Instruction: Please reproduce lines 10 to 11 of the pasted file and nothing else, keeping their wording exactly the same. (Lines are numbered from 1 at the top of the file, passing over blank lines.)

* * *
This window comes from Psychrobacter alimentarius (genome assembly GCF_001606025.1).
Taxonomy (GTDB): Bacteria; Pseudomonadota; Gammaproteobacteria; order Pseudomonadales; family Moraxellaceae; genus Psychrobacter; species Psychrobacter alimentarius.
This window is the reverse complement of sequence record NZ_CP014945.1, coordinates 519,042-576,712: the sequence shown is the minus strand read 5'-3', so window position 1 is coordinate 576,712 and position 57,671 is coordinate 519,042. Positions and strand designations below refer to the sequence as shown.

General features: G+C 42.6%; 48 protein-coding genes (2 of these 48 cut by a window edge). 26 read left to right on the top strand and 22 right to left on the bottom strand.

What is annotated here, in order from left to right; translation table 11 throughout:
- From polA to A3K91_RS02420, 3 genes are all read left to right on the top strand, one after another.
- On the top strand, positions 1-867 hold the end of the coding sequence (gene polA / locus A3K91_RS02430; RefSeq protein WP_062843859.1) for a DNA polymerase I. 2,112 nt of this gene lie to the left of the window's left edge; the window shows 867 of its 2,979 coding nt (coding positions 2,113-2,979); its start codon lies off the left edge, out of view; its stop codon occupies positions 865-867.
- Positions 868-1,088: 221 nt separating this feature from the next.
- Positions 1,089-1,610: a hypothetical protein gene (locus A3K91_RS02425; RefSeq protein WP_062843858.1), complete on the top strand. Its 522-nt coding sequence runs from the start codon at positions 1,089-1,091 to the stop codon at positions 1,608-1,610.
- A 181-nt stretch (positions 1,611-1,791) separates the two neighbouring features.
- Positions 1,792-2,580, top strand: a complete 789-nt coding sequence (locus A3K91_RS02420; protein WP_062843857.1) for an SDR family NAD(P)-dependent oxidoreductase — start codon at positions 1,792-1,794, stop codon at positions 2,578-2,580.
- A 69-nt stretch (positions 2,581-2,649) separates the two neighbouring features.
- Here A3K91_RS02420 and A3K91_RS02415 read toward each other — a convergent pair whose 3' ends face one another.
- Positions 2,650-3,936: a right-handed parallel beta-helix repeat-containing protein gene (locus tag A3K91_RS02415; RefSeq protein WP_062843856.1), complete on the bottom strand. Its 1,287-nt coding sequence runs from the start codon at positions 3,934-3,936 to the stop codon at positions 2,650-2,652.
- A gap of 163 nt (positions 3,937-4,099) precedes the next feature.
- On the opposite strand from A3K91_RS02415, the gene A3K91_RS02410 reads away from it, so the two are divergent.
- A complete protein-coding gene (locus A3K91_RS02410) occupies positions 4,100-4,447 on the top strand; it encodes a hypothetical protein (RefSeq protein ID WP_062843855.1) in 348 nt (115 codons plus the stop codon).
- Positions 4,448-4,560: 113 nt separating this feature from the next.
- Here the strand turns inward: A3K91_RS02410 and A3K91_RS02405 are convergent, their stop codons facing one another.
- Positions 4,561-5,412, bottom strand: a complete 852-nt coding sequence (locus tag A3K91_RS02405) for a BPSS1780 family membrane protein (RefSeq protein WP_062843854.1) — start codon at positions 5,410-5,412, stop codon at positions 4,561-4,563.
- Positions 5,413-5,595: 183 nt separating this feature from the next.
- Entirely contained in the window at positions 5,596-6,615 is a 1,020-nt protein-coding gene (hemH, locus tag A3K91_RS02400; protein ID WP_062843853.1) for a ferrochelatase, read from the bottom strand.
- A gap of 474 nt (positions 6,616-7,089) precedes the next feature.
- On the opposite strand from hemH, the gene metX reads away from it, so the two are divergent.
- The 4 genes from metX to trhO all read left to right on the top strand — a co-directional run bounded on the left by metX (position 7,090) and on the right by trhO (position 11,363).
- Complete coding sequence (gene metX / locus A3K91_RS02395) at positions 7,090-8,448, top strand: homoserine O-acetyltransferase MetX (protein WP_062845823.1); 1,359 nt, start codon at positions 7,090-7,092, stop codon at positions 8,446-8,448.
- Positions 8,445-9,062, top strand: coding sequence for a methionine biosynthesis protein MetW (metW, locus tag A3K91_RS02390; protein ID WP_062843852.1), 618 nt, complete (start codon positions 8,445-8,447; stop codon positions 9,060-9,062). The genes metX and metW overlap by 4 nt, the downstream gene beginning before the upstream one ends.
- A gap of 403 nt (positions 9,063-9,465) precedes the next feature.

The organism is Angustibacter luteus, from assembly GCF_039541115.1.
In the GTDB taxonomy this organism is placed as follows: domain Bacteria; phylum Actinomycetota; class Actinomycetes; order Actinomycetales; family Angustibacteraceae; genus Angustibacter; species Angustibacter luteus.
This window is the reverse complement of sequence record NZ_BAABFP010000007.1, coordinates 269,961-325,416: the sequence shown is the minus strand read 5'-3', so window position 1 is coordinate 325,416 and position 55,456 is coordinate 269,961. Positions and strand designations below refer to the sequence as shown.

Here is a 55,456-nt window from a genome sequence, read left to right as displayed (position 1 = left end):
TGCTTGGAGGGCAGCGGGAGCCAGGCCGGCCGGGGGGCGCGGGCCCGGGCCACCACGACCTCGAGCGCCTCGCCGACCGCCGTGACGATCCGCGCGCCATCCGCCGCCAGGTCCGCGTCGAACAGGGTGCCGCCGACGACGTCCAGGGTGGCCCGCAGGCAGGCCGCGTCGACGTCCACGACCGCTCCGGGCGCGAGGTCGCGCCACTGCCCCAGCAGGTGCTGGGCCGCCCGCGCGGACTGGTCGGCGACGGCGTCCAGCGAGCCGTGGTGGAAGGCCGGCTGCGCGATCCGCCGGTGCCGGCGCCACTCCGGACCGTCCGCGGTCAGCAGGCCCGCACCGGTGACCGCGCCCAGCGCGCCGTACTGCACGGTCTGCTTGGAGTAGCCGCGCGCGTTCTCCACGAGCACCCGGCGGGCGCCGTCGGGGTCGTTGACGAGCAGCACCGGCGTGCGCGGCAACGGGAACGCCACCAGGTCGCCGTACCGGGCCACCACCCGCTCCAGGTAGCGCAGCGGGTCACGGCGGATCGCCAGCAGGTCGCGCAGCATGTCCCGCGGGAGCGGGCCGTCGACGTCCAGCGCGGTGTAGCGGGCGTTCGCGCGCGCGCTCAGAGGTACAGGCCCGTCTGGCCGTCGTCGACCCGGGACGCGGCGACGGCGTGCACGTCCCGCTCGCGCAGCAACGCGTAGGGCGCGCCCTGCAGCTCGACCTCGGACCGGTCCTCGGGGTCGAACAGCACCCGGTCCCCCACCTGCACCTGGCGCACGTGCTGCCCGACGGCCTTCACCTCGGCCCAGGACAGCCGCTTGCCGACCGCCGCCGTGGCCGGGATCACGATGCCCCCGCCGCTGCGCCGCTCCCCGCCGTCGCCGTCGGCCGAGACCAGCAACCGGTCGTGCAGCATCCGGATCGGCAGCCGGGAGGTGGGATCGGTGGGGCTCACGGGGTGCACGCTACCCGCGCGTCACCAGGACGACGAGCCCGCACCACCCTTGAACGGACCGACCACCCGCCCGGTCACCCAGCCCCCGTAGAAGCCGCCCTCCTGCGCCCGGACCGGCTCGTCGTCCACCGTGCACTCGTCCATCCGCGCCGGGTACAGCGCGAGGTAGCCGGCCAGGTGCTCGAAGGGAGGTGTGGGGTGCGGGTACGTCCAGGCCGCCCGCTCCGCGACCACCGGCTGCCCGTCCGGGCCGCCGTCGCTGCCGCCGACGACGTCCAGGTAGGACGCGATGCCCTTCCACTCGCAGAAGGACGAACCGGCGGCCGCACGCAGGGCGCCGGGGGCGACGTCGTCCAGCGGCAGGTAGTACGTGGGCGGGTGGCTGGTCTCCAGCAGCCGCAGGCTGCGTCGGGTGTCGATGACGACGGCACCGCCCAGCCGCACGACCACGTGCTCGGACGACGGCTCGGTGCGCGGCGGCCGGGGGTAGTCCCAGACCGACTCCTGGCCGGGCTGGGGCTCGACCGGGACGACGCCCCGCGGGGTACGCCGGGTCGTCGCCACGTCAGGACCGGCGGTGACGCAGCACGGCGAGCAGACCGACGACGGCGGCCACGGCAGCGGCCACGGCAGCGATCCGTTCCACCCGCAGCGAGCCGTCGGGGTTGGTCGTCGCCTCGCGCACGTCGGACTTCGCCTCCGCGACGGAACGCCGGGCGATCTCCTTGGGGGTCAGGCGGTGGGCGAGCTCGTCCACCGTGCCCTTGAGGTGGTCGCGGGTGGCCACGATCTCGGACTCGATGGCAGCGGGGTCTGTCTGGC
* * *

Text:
- A 181-nt stretch (positions 1,611-1,791) separates the two neighbouring features.
- Positions 1,792-2,580, top strand: a complete 789-nt coding sequence (locus A3K91_RS02420; protein WP_062843857.1) for an SDR family NAD(P)-dependent oxidoreductase — start codon at positions 1,792-1,794, stop codon at positions 2,578-2,580.